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New vs used: Buy the new Toyota Supra or get a used Nissan GT-R?

By Alex Rae, 04 Jun 2019 Reviews

New vs used: Buy the new Toyota Supra or get a used Nissan GT-R?

The new Supra is coming but for a pricey sum, so is it worth looking at an alternative Japanese monster classic?

2020 Toyota Supra GTS

We finally have confirmation what the Toyota Supra costs Down Under and it’s caused quite a stir across the continent, not least of which with fanboys around the Wheels office.

We drove it last year and were thoroughly impressed, and with rumours of a near-$70k price tag the suggestion that this reborn Japanese cult classic could almost be within reach was tantalising. But actually, it’s not that cheap... and it’s not really Japanese.

 Read all Supra reviews from WhichCar, Wheels & Motor Magazine

Pricing for the Toyota Supra in Australia starts from $84,900 plus ORCs for the entry-level grade and asks $94,900 for the top-spec GTS. For the money, you get most of the parts from the BMW Z4 - a straight-six turbo engine producing 250kW and 500Nm, fed through an eight-speed automatic to the rear-wheels - with a Bavarian-spec interior and Japanese-tinkered suspension. And a Toyota badge on the front.  

With our dreams smashed (pay rise, Ed?) and fingers tapping, we’ve already composed a list of the brand new alternatives you can buy for almost the same money - and there’s some top notch performance brass (and aluminium and carbon fibre) alternatives. However, not on that list is its hometown rival, the mighty Godzilla that dominates it in many facets; power, performance, and price.

2011 Nissan GT-R

But at a decade old, used examples of the legendary Nissan GT-R can be had for the same money. It packs a whopping V6 twin-turbo mill, developing 357kW and 588Nm to all four wheels, giving it superlative grip and conquering the Supra in a straight-line drag - 0-100km/h is dispensed in just 3.5 seconds (we’re referencing the old girl here) compared to the newer Supra’s 4.4 second claim. It is a bit heavier, though, and won’t provide the same tail-happy fun as the Toyota.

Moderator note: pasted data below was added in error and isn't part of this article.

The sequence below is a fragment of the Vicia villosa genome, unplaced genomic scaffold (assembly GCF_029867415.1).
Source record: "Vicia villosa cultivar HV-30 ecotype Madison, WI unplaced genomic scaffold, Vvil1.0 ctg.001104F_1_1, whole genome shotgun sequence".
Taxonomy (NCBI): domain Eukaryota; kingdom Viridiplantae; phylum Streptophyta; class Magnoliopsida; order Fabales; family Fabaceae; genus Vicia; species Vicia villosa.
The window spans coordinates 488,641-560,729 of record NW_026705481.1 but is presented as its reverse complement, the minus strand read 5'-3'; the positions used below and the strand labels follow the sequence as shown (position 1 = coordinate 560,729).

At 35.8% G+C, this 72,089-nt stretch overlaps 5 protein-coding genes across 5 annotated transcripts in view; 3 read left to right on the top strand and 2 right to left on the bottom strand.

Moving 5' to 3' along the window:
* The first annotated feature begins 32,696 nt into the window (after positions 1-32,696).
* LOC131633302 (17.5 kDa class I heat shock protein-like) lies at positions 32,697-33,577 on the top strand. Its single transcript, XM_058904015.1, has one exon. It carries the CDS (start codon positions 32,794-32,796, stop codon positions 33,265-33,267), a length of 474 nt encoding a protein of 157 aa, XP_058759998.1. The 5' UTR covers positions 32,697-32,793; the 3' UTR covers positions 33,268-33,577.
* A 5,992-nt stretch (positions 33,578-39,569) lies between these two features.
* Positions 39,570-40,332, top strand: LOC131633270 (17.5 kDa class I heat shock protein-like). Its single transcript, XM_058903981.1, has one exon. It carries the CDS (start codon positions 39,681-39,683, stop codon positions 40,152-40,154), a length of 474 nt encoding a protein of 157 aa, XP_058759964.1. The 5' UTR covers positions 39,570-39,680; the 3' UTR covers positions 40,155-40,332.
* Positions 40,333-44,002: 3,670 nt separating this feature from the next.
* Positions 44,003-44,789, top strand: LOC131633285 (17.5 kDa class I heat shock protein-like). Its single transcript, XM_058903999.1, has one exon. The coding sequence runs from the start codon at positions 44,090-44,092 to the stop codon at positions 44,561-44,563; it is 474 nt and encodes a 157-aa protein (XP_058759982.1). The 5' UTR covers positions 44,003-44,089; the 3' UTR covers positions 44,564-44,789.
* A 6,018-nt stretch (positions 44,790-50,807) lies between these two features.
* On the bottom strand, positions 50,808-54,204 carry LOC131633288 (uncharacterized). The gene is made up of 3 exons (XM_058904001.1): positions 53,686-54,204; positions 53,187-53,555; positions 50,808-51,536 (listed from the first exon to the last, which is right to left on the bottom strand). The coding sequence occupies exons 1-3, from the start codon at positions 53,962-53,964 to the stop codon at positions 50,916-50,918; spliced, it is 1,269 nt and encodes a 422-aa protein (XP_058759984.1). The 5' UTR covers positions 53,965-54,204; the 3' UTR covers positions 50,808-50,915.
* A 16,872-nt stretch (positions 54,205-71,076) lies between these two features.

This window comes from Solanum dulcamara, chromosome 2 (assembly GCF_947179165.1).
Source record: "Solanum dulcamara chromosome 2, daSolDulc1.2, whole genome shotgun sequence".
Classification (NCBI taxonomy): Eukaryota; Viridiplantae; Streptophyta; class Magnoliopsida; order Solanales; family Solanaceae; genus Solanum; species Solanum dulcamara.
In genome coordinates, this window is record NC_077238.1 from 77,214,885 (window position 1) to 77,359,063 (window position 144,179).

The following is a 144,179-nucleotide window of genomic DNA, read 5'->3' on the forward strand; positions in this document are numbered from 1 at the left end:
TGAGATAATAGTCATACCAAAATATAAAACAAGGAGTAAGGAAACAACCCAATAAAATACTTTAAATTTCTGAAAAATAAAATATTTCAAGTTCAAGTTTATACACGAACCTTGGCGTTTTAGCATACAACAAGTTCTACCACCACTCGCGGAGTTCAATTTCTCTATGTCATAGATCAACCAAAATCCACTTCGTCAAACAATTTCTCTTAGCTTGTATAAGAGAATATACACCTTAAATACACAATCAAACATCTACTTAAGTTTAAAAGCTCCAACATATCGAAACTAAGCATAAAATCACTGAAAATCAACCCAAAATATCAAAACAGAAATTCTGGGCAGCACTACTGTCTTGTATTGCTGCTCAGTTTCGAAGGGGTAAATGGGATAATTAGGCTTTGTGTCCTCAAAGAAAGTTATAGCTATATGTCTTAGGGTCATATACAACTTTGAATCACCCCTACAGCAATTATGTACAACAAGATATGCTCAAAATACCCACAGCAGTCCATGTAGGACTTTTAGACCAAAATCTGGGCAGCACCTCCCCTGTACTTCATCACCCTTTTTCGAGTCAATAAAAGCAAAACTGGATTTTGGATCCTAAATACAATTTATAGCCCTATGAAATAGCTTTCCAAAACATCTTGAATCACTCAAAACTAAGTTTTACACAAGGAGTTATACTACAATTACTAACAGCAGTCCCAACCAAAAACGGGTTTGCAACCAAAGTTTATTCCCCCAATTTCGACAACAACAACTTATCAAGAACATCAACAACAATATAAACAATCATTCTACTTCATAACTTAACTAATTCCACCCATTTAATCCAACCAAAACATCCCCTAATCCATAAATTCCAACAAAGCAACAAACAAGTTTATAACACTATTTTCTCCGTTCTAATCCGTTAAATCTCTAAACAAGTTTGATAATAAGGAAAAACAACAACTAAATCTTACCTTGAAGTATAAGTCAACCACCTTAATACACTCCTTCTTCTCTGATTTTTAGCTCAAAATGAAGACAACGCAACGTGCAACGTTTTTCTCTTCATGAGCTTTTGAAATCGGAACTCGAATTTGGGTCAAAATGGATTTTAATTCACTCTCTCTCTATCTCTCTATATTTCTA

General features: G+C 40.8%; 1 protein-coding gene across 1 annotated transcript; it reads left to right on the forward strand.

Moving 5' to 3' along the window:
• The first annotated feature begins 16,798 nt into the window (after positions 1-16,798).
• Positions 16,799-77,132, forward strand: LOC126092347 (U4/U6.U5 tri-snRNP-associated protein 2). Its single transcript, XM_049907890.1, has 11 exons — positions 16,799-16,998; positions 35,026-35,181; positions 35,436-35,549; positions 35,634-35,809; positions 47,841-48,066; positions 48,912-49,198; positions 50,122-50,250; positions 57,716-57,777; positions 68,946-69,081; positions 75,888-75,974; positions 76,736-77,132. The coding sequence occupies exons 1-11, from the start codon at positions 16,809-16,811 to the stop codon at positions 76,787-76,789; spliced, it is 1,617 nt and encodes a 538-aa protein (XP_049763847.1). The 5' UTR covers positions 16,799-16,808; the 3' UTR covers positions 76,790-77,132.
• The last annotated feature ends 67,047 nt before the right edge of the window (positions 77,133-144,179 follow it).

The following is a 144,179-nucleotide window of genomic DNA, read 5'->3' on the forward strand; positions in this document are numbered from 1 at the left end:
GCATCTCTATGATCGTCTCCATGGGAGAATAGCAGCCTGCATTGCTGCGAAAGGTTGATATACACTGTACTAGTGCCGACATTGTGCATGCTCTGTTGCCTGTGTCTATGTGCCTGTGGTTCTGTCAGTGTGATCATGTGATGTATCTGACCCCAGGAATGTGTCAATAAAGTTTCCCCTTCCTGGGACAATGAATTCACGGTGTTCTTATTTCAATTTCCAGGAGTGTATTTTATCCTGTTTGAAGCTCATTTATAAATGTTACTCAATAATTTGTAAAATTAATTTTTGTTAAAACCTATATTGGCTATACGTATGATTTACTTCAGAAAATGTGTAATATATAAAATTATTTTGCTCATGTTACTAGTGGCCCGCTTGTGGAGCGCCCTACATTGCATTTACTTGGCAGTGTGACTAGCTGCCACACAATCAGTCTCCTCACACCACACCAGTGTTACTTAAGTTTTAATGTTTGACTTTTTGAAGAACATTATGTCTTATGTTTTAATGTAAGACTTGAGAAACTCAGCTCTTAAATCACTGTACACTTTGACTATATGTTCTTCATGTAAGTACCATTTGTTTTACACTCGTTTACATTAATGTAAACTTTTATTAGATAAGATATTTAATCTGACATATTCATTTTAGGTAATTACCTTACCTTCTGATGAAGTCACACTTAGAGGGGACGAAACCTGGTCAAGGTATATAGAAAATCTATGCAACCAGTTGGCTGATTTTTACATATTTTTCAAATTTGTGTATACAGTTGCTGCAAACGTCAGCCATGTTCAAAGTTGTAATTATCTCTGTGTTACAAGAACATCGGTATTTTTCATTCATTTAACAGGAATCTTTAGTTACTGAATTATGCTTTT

Known to be a bit temperamental when flogged (and quite frankly, who isn’t going to give it a boot?), GT-R ownership will surely take its toll on the wallet. But then again, it is a true born-and-raised Japanese supercar, and its performance credentials are indisputable.

Specs comparison

 

 2020 Toyota Supra     2011 Nissan GT-R
Price (new) $94,900 $158,800
Engine 3.0L 6cyl turbo 3.8L twin turbo V6
Output 250kW/500Nm 357kW/588Nm
Transmission 8spd auto 6spd DCT
0-100km/h 4.4sec 3.3sec
Efficiency (combined)    8.2L/100km 12.4L/100km
Drivetrain RWD AWD
Doors 2 2
Seats 2 4
Wheel size 275/35R19 285/35R20
Weight 1495kg 1748kg
Country of origin Austria Japan

Wheels staff picks


Cameron Kirby
Staff Journalist
Choosing between these two Japanese performance heroes is harder than I was expecting. For me though, it’s going to be the Supra that wins out. From our tantalisingly brief taste of a prototype, it seems Toyota’s engineers have developed one of the great rear-drive chassis of our times, and paired with a stout BMW straight-six, it’s a recipe that is hard to go past. Having said that, anyone putting Godzilla in their garage can do so with pride.

Alex Rae
Online Editor
It’s a bit like choosing your favourite kid, and I haven’t even met the Supra yet. But it’s a bit hard for my frugal mind to overlook the potentially cavernous pitfall of owning the GT-R. If it’s been poorly cared for, it’ll melt your credit card quicker than a candle waiting for a breath of fresh air on great-grandma Jennie's birthday cake. So it’ll be the Supra for me... though I’d be looking longingly at the GT-Rs whizzing past.

Trent Giunco
Staff Journalist
For the price of the new Supra you could get your hands on a tidy used R35 – that’s where my money would go. It’s heavy, mechanical and raw, but it’s hard to ignore the outright performance the GT-R brings to the table. In both a straight line and through corners, Godzilla delivers on so many fronts. Yes, the interior isn’t that special, the ride quality is stiff at best and it lacks the polish of a new car, but it’d be an event every time you drive it.

 

Reckon we’ve got it right? Or are we way off the money (literally)? Find your best and let us know in the comments what you’d buy.

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